The Dregs by jazzijava (CC BY-NC-ND) An important part of a data analyst's work is gathering data. Sometimes you might get it in a nice, machine readable format (XML, JSON, CVS, you name it). There are times when you have to work a little to get the data in a decent format.
Node.js + Zombie - a Great Combo As it happens Node.js and associated technologies are a great fit for this purpose. You get to use a familiar query syntax. And there is tooling available. A lot of it.
Disfigured by scabeater
My absolute favorite is Zombie.js. Although designed mainly for testing it works often alright for scraping. node.io is another good alternative. In a certain case I had to use a combination of request, htmlparser and soupselect as zombie just didn't bite there.
Basic Workflow When it comes to scraping the basic workflow is quite simple. During development it can be useful to stub out functionality and fill it in as you progress. Here is the rough approach I use:
Figure out how the data is structured currently
Come up with selectors to access it
Map the data into some new structure
Serialize the data into some machine readable format based on your needs
Serve the data through a web interface if you so want
It can be helpful to know how to use Chrome Developer Tools or Firebug effectively. SelectorGadget bookmarklet may come in handy too. If you feel like it, play around with jQuery selectors in your browser. It will be very useful to be able to compose selectors effectively.
Shady Customer by Petur
sonaatti-scraper scrapes some restaurant data. It uses node.io, comes with a small CLI tool and makes it possible to serve the data through a web interface.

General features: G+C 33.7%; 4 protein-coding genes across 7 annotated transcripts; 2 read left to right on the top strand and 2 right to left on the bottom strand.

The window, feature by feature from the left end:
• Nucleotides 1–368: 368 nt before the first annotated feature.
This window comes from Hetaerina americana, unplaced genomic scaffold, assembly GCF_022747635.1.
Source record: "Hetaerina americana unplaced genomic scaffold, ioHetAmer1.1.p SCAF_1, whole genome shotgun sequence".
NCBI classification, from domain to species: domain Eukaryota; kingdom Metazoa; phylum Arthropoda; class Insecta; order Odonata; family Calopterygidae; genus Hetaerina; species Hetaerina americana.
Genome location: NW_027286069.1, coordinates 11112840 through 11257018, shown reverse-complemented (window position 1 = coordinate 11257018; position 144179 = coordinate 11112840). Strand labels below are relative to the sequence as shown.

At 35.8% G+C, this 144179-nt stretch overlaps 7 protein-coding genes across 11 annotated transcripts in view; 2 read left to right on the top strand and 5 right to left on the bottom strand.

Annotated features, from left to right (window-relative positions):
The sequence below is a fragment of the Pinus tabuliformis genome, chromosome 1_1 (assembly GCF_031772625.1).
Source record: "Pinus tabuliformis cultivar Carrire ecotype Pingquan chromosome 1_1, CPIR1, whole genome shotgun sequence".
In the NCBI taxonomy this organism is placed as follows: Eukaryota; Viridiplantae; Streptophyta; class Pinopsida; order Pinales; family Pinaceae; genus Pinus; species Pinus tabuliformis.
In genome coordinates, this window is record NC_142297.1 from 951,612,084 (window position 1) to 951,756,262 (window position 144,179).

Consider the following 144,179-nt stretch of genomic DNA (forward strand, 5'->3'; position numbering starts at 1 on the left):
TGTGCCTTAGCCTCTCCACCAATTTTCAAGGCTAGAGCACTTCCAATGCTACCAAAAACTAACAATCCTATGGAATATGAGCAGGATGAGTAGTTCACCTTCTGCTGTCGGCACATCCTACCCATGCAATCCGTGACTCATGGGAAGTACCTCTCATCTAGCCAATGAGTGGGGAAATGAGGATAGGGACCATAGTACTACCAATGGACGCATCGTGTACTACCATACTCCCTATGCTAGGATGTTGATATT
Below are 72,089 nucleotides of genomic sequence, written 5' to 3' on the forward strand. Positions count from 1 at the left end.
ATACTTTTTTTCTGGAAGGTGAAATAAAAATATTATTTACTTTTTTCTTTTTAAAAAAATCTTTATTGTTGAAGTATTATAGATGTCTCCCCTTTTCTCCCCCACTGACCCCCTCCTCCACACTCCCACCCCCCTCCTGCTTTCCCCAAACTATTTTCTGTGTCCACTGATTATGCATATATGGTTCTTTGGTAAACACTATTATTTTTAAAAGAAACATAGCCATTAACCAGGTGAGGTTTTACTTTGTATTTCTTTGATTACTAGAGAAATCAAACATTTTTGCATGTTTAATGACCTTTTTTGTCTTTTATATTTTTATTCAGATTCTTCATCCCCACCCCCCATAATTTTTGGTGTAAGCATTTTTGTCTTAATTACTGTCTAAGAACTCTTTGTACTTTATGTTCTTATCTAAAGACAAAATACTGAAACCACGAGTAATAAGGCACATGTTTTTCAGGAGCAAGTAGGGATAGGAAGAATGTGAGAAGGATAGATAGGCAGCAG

There is some room for improvement. It would be a good idea not to scrape the data each time a query is performed to the web API for instance. There should be a cache of some sort to avoid unnecessary polling. It is a good starting point, though, given its simplicity.
My other example, jkl-event-scraper, is based on zombie. It is a lot more complex as it parses through a whole collection of pages, not just one. It also performs tasks such as geocoding to further improve the quality of data.
When scraping, be polite. Sometimes the "targets" of scraping might actually be happy that you are doing some of the work for them. In case of jkl-event-scraper I contacted the right holder of the data and we agreed on an attribution deal. So it is alright to use the data in a commercial way given there is an attribution.
This is just a point I wanted to make as there are times when good things can come out of these sort of things. In the best case you might even earn a client this way.
Node.js is an amazing platform for scraping. The tooling is mature enough and you can use familiar query syntax for instance. It does not get much better than that for me at least. I believe it could be interesting to try to apply fuzzier approaches (think AI) to scraping.
For instance in case of restaurant data this might lead into a more generic scraper you can then apply to many pages containing that type of data. After all there is a certain structure to it although the way it has been structured in DOM will always vary somewhat.
Even the crude methods described here briefly are often quite enough. But you can definitely make scraping a more interesting problem if you want to.